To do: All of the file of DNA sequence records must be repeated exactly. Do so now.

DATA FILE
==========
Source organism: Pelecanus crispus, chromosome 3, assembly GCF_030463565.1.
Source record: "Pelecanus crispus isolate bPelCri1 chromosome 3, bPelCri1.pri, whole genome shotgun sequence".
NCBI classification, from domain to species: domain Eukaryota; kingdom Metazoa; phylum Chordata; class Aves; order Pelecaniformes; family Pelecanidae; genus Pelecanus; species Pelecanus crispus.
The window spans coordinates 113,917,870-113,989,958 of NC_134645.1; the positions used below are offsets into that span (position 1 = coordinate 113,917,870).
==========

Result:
Source organism: Pelecanus crispus, chromosome 3, assembly GCF_030463565.1.
Source record: "Pelecanus crispus isolate bPelCri1 chromosome 3, bPelCri1.pri, whole genome shotgun sequence".
NCBI classification, from domain to species: domain Eukaryota; kingdom Metazoa; phylum Chordata; class Aves; order Pelecaniformes; family Pelecanidae; genus Pelecanus; species Pelecanus crispus.
The window spans coordinates 113,917,870-113,989,958 of NC_134645.1; the positions used below are offsets into that span (position 1 = coordinate 113,917,870).